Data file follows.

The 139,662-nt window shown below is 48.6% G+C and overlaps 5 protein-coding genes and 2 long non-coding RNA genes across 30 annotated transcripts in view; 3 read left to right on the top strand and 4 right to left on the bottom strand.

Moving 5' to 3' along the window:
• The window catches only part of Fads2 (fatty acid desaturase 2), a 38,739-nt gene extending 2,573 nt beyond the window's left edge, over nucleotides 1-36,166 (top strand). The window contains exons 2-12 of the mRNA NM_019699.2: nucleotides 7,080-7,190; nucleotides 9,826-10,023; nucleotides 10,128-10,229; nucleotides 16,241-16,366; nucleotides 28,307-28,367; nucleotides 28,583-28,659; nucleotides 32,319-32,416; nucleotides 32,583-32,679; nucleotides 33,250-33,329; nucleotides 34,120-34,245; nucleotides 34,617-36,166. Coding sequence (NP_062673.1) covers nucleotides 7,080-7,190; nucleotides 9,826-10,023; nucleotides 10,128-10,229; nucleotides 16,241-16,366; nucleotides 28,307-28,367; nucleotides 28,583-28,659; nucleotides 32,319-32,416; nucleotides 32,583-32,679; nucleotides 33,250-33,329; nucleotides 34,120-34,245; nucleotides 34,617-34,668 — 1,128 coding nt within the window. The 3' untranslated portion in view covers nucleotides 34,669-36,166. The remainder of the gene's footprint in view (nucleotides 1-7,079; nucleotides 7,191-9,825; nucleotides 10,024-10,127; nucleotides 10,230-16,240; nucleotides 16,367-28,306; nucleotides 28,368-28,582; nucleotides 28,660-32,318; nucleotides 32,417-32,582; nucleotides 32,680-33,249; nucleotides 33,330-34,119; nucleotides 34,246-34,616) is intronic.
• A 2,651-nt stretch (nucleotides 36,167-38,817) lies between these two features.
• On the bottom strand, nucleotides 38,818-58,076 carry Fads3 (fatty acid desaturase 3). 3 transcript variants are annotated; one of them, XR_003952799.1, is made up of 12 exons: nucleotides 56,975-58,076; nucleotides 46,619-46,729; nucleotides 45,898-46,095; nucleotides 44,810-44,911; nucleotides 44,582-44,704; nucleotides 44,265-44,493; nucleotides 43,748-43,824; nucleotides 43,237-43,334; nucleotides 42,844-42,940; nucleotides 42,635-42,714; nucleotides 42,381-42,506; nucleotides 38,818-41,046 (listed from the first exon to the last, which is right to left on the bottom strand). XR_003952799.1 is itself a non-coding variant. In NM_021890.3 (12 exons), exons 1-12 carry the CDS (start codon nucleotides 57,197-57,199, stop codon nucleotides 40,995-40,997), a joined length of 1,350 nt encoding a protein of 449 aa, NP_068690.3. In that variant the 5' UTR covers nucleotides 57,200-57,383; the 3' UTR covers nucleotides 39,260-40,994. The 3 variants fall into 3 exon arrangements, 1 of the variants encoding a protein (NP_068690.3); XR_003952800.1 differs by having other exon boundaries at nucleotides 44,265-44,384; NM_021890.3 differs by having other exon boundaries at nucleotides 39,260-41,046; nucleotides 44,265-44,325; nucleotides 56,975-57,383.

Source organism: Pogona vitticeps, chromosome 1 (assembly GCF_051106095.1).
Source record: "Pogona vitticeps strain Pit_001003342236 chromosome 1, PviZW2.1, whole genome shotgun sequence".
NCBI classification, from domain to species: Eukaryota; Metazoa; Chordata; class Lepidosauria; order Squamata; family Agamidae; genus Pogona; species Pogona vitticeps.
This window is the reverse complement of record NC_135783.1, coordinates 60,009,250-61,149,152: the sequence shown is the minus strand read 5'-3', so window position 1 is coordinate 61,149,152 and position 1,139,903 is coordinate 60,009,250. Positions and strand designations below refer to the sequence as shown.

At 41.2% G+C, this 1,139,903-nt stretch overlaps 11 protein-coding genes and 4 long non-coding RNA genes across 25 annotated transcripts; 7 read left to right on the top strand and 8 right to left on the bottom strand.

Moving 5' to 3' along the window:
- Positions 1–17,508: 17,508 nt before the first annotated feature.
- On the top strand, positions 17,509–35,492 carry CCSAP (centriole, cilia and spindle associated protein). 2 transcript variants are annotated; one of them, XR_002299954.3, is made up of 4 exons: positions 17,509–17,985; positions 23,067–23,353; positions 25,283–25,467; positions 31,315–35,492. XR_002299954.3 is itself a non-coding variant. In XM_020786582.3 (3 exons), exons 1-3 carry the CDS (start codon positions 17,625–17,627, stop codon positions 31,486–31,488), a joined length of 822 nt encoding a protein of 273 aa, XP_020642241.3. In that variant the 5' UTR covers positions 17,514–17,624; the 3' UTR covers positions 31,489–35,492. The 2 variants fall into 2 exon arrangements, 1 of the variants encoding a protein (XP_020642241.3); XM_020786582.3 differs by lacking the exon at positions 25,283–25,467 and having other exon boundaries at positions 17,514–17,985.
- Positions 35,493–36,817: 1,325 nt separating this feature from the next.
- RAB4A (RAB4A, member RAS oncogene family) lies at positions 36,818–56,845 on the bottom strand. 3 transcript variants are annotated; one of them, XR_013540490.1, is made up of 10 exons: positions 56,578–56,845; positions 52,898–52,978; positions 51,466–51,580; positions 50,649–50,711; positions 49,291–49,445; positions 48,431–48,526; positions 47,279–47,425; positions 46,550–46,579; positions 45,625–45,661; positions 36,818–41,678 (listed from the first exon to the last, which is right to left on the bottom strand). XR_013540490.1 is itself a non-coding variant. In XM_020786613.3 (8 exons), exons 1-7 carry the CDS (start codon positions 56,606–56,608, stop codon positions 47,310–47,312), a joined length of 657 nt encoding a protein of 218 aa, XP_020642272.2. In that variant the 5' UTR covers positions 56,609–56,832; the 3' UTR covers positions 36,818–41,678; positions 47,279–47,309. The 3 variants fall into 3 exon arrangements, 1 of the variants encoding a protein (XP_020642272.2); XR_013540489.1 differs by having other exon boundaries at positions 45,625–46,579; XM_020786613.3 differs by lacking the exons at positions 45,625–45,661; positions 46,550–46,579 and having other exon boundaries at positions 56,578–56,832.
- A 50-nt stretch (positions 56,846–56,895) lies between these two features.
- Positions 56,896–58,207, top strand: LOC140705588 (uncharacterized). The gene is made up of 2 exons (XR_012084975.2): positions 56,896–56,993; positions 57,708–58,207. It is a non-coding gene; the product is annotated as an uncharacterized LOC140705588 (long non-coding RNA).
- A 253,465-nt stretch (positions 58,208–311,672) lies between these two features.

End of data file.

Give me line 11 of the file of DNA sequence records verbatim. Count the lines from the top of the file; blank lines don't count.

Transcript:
Moving 5' to 3' along the window: